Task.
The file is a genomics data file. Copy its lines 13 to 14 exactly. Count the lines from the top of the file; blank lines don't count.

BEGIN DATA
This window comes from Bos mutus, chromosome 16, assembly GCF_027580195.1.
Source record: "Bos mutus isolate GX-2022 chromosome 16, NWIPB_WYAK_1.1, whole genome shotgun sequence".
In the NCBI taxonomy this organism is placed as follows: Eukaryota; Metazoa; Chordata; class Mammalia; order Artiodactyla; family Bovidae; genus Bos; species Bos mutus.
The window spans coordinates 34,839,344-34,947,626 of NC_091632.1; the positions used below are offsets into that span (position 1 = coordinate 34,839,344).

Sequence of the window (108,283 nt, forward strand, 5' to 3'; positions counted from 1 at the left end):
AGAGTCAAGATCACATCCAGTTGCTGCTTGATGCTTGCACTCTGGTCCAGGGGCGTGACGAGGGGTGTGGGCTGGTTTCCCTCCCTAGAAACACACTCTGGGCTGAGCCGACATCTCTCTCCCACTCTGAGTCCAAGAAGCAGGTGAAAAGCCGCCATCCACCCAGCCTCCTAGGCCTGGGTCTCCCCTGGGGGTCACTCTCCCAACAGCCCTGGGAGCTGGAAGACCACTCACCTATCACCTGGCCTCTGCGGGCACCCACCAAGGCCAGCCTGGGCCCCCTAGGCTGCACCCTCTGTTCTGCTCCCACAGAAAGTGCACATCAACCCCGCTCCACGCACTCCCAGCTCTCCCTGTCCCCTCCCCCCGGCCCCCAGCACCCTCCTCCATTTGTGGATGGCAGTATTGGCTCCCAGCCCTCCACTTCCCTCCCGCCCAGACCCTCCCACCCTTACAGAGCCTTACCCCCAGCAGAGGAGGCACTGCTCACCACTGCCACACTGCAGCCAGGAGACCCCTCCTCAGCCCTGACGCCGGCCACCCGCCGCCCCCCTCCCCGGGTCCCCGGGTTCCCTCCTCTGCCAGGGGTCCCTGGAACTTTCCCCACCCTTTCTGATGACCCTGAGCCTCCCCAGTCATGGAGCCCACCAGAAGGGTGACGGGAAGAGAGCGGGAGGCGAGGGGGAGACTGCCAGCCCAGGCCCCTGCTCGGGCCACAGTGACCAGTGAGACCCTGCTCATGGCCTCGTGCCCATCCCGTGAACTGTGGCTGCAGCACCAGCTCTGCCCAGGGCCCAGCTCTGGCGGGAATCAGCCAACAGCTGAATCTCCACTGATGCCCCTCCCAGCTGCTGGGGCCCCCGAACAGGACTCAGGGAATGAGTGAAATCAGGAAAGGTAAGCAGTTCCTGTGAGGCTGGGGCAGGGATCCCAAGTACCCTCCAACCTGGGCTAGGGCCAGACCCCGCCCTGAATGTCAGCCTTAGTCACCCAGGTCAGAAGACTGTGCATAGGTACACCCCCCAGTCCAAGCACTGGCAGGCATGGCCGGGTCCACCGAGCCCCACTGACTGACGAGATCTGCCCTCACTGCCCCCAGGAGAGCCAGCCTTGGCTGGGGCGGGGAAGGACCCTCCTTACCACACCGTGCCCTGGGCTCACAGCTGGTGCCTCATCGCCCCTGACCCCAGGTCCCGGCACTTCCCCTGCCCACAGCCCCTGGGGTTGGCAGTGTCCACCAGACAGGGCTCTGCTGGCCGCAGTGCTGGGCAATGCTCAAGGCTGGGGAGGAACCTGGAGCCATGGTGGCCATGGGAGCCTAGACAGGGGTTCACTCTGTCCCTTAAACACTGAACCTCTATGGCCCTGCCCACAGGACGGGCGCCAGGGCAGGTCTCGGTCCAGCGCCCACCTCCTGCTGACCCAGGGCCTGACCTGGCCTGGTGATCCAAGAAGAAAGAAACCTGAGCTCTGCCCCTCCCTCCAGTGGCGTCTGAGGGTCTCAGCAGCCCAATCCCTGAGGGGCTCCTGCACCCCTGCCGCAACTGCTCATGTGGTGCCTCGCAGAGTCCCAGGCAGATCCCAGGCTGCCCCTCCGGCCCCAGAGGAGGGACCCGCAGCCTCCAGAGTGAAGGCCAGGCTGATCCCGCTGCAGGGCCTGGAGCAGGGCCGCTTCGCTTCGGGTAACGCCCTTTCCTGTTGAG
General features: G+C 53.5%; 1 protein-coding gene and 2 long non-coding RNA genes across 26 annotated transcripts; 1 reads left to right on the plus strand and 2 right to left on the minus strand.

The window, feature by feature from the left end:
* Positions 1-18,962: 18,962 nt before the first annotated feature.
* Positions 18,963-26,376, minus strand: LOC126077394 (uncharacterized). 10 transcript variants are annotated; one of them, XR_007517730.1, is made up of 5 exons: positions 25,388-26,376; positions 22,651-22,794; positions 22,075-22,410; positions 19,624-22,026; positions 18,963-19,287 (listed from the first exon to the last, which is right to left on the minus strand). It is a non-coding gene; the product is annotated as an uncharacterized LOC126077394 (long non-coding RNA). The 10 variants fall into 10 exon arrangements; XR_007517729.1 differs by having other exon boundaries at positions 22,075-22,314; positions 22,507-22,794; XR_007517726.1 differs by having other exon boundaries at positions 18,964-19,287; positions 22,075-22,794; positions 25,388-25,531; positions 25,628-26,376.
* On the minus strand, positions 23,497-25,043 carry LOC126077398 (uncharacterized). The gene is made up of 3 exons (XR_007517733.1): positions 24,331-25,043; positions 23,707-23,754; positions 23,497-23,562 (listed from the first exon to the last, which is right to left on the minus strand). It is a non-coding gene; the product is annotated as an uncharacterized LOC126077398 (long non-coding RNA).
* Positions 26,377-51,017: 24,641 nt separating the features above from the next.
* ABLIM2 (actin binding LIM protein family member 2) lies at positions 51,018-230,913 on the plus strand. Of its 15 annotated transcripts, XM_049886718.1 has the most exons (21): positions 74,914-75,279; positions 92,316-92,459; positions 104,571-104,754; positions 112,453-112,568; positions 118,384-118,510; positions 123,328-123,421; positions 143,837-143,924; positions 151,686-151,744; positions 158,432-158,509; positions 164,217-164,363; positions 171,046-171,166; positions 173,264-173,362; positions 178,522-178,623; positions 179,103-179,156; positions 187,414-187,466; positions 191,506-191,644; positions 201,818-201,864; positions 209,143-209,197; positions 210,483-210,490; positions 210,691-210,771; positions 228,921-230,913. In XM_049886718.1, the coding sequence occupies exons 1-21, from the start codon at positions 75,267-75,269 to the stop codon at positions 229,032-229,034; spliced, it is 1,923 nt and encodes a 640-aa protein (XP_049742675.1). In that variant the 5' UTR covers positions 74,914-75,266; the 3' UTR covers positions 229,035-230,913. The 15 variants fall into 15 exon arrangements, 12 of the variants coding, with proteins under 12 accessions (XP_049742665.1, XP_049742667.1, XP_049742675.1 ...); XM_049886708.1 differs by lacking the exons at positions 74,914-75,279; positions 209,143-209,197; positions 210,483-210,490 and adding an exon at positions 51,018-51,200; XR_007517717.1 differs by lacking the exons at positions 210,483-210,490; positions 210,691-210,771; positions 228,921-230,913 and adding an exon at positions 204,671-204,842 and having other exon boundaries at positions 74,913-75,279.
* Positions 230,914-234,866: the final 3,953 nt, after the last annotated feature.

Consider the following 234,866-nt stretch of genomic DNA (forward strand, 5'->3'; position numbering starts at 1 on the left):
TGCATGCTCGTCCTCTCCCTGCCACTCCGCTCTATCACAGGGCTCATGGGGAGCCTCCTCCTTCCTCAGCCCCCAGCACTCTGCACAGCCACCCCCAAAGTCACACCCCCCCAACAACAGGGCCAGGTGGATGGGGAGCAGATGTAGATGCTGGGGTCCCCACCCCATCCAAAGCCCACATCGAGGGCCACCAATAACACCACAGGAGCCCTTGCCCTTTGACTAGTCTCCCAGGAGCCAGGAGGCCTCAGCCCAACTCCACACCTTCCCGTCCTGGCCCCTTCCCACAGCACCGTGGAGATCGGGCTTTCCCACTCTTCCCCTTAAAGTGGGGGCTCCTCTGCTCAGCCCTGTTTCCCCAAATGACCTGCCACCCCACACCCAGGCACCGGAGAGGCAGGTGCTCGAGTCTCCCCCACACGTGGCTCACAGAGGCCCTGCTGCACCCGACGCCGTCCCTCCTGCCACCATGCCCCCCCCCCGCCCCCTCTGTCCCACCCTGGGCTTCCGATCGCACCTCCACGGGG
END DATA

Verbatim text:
* ABLIM2 (actin binding LIM protein family member 2) lies at positions 51,018-230,913 on the plus strand. Of its 15 annotated transcripts, XM_049886718.1 has the most exons (21): positions 74,914-75,279; positions 92,316-92,459; positions 104,571-104,754; positions 112,453-112,568; positions 118,384-118,510; positions 123,328-123,421; positions 143,837-143,924; positions 151,686-151,744; positions 158,432-158,509; positions 164,217-164,363; positions 171,046-171,166; positions 173,264-173,362; positions 178,522-178,623; positions 179,103-179,156; positions 187,414-187,466; positions 191,506-191,644; positions 201,818-201,864; positions 209,143-209,197; positions 210,483-210,490; positions 210,691-210,771; positions 228,921-230,913. In XM_049886718.1, the coding sequence occupies exons 1-21, from the start codon at positions 75,267-75,269 to the stop codon at positions 229,032-229,034; spliced, it is 1,923 nt and encodes a 640-aa protein (XP_049742675.1). In that variant the 5' UTR covers positions 74,914-75,266; the 3' UTR covers positions 229,035-230,913. The 15 variants fall into 15 exon arrangements, 12 of the variants coding, with proteins under 12 accessions (XP_049742665.1, XP_049742667.1, XP_049742675.1 ...); XM_049886708.1 differs by lacking the exons at positions 74,914-75,279; positions 209,143-209,197; positions 210,483-210,490 and adding an exon at positions 51,018-51,200; XR_007517717.1 differs by lacking the exons at positions 210,483-210,490; positions 210,691-210,771; positions 228,921-230,913 and adding an exon at positions 204,671-204,842 and having other exon boundaries at positions 74,913-75,279.
* Positions 230,914-234,866: the final 3,953 nt, after the last annotated feature.